Mohr Lab - Microbiology
Ian Mohr, Ph.D.
Professor, Department of Microbiology
Medical Science Building, Room 214
550 First Avenue, New York, NY 10016
Office: (212) 263-0415
Fax: (212) 263-8276
Dr. Mohr was a graduate student at Cold Spring Harbor Laboratory and received his Ph.D. degree from the State University of New York, Stony Brook in 1989.
Dr. Mohr was a Postdoctoral Fellow in the Department of Molecular and Cell Biology, Division of Biochemistry and Molecular Biology at the University of California, Berkeley.
Professor of Microbiology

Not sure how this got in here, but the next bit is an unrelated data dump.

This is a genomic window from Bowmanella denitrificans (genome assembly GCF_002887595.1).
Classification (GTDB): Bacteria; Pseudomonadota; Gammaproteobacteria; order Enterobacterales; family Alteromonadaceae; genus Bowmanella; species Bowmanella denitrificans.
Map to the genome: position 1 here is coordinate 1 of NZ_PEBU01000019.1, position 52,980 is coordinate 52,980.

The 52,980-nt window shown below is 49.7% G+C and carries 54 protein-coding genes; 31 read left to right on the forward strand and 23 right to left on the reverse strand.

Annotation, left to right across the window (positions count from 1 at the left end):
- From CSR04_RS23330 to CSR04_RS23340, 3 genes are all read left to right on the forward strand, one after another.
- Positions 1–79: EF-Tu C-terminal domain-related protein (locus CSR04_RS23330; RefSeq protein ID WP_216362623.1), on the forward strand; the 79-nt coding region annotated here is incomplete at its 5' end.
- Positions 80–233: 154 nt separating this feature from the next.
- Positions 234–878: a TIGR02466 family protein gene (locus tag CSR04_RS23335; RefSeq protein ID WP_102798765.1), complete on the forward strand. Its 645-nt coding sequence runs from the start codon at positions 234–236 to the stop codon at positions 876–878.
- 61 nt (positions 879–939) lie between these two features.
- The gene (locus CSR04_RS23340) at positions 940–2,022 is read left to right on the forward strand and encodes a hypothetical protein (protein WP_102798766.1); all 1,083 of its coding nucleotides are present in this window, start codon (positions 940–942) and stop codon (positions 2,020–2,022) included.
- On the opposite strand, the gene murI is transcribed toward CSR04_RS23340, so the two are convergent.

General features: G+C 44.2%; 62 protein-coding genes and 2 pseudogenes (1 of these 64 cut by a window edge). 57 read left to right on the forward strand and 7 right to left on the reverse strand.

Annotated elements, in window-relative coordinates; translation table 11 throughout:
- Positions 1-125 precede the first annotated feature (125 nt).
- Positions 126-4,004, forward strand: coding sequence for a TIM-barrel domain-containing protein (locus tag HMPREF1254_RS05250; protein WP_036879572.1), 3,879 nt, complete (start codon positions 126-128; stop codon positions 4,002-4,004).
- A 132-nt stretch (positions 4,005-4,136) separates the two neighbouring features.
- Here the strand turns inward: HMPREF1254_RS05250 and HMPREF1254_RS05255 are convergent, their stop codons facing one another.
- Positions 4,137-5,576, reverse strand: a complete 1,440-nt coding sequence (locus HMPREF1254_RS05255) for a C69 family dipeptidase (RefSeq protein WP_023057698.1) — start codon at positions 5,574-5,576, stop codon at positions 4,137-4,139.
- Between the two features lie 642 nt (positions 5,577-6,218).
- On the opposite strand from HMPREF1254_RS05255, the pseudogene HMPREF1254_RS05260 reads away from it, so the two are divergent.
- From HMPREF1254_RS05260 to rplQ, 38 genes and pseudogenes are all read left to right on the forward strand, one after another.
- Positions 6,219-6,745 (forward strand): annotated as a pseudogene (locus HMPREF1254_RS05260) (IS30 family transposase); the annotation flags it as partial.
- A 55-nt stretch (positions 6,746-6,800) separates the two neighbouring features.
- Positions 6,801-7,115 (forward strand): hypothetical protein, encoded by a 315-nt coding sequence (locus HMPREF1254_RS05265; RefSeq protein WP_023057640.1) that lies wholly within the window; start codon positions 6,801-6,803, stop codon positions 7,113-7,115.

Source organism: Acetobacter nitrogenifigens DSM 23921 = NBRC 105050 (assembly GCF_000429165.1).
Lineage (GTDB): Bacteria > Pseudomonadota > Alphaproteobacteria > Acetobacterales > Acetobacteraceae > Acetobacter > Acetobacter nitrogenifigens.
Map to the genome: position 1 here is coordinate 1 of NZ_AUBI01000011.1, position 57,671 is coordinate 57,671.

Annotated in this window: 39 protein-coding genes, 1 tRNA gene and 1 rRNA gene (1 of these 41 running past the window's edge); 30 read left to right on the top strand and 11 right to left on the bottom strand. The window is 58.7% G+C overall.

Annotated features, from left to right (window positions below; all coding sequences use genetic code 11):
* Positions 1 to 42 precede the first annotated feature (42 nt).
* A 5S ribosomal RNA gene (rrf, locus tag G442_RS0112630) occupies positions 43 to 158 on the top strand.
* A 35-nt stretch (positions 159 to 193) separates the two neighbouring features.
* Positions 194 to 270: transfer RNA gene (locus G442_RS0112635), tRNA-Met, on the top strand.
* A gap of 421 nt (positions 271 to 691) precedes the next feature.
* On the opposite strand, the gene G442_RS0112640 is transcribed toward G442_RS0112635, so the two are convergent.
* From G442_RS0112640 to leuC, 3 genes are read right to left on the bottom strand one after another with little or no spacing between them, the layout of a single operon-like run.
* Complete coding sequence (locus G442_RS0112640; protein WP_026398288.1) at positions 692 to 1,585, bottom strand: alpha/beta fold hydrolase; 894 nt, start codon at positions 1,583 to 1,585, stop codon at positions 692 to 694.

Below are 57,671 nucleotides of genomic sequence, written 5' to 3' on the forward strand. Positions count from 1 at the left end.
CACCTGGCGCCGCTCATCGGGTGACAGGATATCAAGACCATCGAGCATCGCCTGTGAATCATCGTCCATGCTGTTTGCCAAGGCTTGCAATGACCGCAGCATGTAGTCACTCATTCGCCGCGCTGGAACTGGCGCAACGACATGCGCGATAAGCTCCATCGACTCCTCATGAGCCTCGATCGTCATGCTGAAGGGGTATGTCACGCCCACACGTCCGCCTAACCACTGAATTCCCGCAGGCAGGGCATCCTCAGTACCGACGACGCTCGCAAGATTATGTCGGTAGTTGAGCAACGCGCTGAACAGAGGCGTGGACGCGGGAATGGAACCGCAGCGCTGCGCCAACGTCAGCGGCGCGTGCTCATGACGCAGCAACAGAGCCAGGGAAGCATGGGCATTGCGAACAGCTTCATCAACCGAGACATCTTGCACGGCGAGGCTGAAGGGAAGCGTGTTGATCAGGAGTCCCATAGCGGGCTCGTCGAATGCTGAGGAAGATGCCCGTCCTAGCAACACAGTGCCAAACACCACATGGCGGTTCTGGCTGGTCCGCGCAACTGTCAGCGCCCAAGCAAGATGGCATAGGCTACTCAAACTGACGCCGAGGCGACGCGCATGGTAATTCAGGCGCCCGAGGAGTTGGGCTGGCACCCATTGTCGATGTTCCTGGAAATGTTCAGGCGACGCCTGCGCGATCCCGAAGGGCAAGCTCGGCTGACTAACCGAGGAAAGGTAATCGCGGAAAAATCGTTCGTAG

My lab is interested in the interactions between viruses and their cellular hosts that are important for regulating protein synthesis. This represents a critical step in the viral lifecycle as all viruses remain completely reliant on host protein synthetic functions to produce the polypeptides required for their replication. In particular, viruses must recruit host ribosomes to translate their mRNAs. For viruses that produce capped, polyadenylated mRNAs like herpesviruses and poxviruses, this involves gaining control of eIF4F, a key multisubunit cellular translation initiation factor. Composed of the cap binding protein eIF4E, the large molecular scaffold eIF4G, and the eIF4A RNA unwinding enzyme, eIF4F recognizes the 7-methyl GTP cap structure at the 5’ end of the mRNA and recruits the 40S ribosome via an association between eIF3 and eIF4G (fig 1). Finally, the cellular polyadenylate binding protein (PABP), while itself not a component of eIF4F, physically interacts with eIF4G bridging the 5’and 3’ ends of the mRNA. The activity of eIF4F is regulated in part by the 4E-BP1 translational repressors that bind eIF4E and prevent it from associating with eIF4G. Phosphorylation of 4E-BP1 by the cellular kinase mTORC1 results in the release of eIF4E, which can now in turn associate with eIF4G and assemble the eIF4F complex. In addition, an eIF4F-associated kinase (Mnk1), binds eIF4G and phosphorylates eIF4E, stimulating translation. Importantly, herpesviruses and poxviruses all stimulate inactivation of the translational repressor 4E-BP1, eIF4F assembly, and phosphorylation of eIF4E. Remarkably, they achieve this common goal through different molecular mechanisms. Much of the work in the lab is directed to understand the underlying molecular mechanisms through which these viruses control eIF4F. For example, HSV-1 encodes a ser/thr kinase (Us3) that stimulates mTORC1 and an eIF4G-binding protein (ICP6) that promotes binding of eIF4E to eIF4G. Cytomegalovirus, which belongs to a different herpesvirus subfamily, stimulates the infected host cell to raise the intracellular concentration of translation initiation factors. Finally, poxviruses, which replicate in the cytoplasm, utilize yet another strategy to recruit and concentrate initiation factors in viral replication factories.